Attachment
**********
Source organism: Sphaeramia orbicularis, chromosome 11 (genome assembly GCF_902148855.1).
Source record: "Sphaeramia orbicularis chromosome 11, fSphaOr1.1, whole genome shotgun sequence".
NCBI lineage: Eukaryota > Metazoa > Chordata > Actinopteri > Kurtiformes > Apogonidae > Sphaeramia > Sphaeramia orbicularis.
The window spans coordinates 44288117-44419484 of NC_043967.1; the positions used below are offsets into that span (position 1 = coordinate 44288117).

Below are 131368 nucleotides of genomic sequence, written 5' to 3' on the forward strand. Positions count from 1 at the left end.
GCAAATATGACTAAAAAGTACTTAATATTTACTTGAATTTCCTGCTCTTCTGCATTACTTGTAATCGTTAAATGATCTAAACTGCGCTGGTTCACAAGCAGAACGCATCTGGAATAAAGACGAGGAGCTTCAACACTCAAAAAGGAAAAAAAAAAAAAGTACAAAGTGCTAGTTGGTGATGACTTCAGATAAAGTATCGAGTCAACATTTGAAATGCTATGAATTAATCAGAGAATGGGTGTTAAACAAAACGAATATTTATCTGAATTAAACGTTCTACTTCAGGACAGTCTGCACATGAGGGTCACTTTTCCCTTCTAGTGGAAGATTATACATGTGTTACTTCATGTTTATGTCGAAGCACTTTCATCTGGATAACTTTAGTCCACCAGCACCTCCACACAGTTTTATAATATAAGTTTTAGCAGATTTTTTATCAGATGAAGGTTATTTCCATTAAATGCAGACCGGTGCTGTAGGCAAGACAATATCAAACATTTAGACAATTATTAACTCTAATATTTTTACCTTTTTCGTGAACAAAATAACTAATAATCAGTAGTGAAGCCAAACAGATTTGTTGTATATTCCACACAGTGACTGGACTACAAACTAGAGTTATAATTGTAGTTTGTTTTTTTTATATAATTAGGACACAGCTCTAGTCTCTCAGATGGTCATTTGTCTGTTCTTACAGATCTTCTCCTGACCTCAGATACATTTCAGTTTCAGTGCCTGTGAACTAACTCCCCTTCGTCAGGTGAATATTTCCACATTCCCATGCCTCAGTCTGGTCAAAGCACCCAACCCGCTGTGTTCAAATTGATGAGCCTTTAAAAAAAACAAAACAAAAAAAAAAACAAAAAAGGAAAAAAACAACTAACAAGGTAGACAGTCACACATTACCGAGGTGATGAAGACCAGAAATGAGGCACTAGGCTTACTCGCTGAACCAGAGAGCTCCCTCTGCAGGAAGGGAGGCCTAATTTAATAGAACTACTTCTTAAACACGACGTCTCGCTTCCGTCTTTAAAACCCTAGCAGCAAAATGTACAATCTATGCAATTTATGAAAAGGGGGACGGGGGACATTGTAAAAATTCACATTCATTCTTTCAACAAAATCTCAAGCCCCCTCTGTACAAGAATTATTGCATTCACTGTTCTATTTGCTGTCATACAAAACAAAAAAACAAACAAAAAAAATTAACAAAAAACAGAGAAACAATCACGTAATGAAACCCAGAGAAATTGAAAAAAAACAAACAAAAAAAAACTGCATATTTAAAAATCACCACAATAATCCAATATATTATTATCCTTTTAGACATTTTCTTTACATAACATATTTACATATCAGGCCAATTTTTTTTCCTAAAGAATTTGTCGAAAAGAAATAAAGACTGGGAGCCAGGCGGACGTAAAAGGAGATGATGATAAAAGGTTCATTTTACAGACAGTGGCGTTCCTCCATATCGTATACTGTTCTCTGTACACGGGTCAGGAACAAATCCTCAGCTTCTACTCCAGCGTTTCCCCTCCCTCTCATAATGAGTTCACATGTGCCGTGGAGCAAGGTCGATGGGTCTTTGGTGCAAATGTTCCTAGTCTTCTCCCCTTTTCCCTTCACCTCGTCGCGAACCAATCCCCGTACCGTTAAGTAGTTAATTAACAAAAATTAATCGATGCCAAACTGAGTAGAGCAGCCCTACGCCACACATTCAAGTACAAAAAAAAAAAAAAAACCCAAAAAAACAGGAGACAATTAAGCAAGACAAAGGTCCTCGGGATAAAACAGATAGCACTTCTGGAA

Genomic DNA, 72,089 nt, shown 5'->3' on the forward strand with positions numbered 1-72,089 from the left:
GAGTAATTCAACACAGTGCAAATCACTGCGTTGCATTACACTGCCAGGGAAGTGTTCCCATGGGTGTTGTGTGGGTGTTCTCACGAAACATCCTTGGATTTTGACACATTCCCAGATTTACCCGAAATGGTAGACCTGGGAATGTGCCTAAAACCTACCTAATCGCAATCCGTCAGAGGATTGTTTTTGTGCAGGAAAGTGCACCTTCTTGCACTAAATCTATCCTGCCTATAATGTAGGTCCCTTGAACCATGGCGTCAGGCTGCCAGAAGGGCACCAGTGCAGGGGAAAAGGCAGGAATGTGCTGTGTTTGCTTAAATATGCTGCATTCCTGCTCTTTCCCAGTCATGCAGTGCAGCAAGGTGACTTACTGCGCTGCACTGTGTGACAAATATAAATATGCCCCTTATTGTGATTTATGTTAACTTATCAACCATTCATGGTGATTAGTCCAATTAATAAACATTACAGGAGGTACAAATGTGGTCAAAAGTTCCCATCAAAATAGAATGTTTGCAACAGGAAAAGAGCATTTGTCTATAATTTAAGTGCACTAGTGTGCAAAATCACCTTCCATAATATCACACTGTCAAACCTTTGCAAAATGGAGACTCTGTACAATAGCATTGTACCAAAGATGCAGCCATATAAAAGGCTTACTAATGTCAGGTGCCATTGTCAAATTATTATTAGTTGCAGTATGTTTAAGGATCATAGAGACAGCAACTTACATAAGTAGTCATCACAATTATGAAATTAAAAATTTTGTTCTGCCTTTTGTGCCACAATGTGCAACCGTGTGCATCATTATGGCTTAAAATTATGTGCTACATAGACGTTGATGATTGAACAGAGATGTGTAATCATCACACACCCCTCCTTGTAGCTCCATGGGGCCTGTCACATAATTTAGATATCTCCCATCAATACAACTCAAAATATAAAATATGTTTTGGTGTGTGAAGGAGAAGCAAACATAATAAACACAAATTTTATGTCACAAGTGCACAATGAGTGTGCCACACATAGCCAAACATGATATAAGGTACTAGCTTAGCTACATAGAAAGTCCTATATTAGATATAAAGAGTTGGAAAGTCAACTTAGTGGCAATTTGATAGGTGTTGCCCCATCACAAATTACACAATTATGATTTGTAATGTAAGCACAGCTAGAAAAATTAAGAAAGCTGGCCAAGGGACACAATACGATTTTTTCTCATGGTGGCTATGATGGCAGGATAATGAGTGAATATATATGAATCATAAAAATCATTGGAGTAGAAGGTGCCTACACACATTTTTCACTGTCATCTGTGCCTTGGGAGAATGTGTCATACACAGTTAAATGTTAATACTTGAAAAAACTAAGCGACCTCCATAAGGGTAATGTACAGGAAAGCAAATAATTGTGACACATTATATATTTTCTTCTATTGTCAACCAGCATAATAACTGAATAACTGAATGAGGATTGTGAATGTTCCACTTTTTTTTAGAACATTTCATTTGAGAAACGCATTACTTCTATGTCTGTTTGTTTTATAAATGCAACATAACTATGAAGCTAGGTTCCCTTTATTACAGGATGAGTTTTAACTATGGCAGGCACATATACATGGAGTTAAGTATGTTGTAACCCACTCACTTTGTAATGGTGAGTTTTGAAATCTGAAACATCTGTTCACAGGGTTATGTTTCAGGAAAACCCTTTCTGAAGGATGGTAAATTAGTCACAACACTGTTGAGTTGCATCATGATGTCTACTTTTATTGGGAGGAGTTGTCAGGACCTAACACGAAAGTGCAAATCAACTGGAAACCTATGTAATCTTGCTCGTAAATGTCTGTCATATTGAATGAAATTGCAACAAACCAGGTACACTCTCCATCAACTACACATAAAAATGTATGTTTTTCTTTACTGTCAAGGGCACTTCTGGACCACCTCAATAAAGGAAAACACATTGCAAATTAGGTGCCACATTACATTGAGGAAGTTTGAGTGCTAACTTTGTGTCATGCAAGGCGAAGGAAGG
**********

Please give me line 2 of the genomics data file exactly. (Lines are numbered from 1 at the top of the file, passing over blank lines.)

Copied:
Source record: "Sphaeramia orbicularis chromosome 11, fSphaOr1.1, whole genome shotgun sequence".